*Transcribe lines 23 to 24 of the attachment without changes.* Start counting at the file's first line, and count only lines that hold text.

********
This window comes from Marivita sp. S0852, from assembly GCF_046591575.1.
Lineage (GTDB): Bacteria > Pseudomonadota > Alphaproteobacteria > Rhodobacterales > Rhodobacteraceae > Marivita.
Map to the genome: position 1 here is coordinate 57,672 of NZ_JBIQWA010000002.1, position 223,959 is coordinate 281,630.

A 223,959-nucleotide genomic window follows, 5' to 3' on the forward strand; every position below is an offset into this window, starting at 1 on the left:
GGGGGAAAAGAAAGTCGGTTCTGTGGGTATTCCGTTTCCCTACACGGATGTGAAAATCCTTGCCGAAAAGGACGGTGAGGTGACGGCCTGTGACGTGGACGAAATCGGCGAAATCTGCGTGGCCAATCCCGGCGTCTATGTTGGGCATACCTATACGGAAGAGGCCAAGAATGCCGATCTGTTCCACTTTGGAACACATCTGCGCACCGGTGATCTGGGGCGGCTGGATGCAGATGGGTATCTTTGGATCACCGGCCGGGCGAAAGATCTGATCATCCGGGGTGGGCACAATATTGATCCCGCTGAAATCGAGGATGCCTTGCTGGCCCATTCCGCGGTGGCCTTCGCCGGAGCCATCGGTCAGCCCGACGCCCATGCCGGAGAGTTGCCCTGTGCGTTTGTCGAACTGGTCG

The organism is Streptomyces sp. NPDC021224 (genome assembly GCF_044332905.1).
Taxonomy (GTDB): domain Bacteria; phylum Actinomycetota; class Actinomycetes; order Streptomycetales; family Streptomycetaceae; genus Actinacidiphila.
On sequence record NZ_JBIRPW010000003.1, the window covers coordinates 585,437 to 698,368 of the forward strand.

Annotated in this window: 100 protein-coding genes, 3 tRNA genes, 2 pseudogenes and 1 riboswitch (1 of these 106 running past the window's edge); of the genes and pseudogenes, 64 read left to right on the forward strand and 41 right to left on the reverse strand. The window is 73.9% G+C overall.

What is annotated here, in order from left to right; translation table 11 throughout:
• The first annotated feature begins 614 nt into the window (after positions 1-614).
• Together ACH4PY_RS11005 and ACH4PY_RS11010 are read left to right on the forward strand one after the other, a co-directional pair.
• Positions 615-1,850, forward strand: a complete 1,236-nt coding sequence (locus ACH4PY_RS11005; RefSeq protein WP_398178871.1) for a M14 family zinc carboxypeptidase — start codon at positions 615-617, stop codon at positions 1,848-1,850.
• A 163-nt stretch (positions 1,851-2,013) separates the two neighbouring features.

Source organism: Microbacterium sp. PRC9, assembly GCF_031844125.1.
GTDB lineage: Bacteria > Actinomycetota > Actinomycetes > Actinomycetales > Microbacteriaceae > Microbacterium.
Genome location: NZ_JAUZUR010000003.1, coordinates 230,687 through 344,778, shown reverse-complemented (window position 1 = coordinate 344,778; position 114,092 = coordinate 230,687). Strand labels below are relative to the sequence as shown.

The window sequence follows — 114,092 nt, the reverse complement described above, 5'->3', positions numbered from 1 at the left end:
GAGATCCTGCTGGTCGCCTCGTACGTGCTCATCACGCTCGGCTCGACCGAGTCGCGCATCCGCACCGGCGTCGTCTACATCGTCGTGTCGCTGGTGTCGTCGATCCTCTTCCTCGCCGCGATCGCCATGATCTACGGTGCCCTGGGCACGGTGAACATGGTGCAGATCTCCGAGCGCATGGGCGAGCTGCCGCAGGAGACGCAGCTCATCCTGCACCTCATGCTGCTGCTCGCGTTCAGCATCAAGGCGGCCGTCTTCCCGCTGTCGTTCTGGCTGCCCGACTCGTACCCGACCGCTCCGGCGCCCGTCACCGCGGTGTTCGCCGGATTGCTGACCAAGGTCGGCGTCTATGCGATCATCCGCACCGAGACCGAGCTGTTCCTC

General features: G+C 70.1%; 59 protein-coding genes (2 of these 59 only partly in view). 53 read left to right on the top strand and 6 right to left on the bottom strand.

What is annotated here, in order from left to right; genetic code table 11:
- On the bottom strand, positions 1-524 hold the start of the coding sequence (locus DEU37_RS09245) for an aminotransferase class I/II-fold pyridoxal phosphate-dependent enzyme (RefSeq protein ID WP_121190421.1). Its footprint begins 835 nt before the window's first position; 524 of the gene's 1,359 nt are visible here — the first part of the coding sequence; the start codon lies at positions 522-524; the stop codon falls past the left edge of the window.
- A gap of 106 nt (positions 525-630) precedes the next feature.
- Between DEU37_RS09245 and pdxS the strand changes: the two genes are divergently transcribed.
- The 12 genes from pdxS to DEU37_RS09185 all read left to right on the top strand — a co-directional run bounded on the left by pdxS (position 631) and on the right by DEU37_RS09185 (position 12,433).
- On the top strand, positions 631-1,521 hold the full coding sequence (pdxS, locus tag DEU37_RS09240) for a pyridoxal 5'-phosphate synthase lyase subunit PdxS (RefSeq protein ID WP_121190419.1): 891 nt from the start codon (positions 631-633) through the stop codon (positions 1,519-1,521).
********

- A gap of 106 nt (positions 525-630) precedes the next feature.
- Between DEU37_RS09245 and pdxS the strand changes: the two genes are divergently transcribed.